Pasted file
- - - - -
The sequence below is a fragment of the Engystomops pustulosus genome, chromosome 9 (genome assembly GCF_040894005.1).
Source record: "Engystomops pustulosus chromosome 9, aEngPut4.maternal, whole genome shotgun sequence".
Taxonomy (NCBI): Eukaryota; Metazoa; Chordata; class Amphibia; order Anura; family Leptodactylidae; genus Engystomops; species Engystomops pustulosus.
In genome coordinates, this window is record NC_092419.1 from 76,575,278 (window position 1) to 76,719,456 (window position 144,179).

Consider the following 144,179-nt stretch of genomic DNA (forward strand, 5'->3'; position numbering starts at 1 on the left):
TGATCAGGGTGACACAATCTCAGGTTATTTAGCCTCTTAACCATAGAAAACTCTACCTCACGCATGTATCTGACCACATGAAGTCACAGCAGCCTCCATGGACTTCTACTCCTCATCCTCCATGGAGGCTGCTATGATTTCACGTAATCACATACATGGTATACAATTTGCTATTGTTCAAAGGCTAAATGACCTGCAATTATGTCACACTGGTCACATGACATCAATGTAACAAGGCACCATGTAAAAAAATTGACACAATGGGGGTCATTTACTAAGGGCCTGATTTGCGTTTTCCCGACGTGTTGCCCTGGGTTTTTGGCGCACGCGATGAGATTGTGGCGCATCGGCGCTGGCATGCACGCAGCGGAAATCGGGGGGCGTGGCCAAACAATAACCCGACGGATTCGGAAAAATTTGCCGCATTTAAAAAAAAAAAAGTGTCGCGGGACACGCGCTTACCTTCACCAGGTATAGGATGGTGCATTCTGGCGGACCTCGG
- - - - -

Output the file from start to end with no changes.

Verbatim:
The sequence below is a fragment of the Engystomops pustulosus genome, chromosome 9 (genome assembly GCF_040894005.1).
Source record: "Engystomops pustulosus chromosome 9, aEngPut4.maternal, whole genome shotgun sequence".
Taxonomy (NCBI): Eukaryota; Metazoa; Chordata; class Amphibia; order Anura; family Leptodactylidae; genus Engystomops; species Engystomops pustulosus.
In genome coordinates, this window is record NC_092419.1 from 76,575,278 (window position 1) to 76,719,456 (window position 144,179).

Consider the following 144,179-nt stretch of genomic DNA (forward strand, 5'->3'; position numbering starts at 1 on the left):
TGATCAGGGTGACACAATCTCAGGTTATTTAGCCTCTTAACCATAGAAAACTCTACCTCACGCATGTATCTGACCACATGAAGTCACAGCAGCCTCCATGGACTTCTACTCCTCATCCTCCATGGAGGCTGCTATGATTTCACGTAATCACATACATGGTATACAATTTGCTATTGTTCAAAGGCTAAATGACCTGCAATTATGTCACACTGGTCACATGACATCAATGTAACAAGGCACCATGTAAAAAAATTGACACAATGGGGGTCATTTACTAAGGGCCTGATTTGCGTTTTCCCGACGTGTTGCCCTGGGTTTTTGGCGCACGCGATGAGATTGTGGCGCATCGGCGCTGGCATGCACGCAGCGGAAATCGGGGGGCGTGGCCAAACAATAACCCGACGGATTCGGAAAAATTTGCCGCATTTAAAAAAAAAAAAGTGTCGCGGGACACGCGCTTACCTTCACCAGGTATAGGATGGTGCATTCTGGCGGACCTCGG